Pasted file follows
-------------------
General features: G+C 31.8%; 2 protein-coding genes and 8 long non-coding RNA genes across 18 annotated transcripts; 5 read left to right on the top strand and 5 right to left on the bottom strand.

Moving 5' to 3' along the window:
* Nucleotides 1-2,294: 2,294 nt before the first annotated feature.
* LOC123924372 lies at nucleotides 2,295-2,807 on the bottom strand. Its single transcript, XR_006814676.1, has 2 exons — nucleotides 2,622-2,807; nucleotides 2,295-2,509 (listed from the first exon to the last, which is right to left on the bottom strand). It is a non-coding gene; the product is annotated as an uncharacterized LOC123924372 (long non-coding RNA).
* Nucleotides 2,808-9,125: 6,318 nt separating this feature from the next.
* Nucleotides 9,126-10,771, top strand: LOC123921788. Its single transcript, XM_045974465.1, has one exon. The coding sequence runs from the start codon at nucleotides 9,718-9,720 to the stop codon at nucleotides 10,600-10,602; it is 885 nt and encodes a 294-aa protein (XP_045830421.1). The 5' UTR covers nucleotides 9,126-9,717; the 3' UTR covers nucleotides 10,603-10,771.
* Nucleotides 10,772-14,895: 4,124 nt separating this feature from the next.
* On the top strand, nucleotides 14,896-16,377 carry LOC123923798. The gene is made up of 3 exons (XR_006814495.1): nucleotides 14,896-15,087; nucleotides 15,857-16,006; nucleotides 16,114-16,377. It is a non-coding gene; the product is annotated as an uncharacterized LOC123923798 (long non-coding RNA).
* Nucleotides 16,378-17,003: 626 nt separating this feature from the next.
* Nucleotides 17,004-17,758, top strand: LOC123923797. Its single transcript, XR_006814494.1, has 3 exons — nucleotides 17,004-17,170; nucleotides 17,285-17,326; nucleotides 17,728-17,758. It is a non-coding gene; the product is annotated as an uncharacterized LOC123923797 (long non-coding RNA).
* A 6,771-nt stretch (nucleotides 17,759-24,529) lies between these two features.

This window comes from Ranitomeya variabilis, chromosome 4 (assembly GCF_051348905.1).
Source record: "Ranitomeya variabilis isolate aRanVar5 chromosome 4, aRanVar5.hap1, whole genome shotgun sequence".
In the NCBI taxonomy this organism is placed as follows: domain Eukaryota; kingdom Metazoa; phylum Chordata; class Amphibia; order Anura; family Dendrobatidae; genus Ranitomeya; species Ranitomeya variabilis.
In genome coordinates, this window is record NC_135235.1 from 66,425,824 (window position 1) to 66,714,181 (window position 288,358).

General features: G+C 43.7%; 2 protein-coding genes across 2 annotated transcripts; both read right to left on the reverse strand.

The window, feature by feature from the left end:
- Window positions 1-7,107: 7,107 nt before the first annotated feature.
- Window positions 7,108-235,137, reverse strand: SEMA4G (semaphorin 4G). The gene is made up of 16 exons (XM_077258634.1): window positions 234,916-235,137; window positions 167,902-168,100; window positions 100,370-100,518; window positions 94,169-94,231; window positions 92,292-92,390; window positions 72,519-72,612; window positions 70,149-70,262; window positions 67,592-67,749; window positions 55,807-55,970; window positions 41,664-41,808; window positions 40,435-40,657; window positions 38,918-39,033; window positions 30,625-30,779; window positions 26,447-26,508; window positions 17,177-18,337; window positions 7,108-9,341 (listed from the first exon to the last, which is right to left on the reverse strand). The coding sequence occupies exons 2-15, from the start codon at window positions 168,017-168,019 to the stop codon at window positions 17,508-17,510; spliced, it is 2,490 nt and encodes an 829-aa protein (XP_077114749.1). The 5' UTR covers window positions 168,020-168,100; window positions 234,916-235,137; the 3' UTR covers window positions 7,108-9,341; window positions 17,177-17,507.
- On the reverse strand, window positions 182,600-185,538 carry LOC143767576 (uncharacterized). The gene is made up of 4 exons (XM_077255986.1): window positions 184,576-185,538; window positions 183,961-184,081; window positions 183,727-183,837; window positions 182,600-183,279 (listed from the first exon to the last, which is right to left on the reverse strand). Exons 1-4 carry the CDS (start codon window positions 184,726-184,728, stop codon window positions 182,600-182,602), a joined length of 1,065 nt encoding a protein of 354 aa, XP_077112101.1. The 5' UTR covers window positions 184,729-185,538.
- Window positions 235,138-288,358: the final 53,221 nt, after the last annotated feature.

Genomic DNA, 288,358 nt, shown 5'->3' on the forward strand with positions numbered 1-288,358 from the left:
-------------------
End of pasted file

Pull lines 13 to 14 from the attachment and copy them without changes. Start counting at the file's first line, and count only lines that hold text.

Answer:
Source record: "Ranitomeya variabilis isolate aRanVar5 chromosome 4, aRanVar5.hap1, whole genome shotgun sequence".
In the NCBI taxonomy this organism is placed as follows: domain Eukaryota; kingdom Metazoa; phylum Chordata; class Amphibia; order Anura; family Dendrobatidae; genus Ranitomeya; species Ranitomeya variabilis.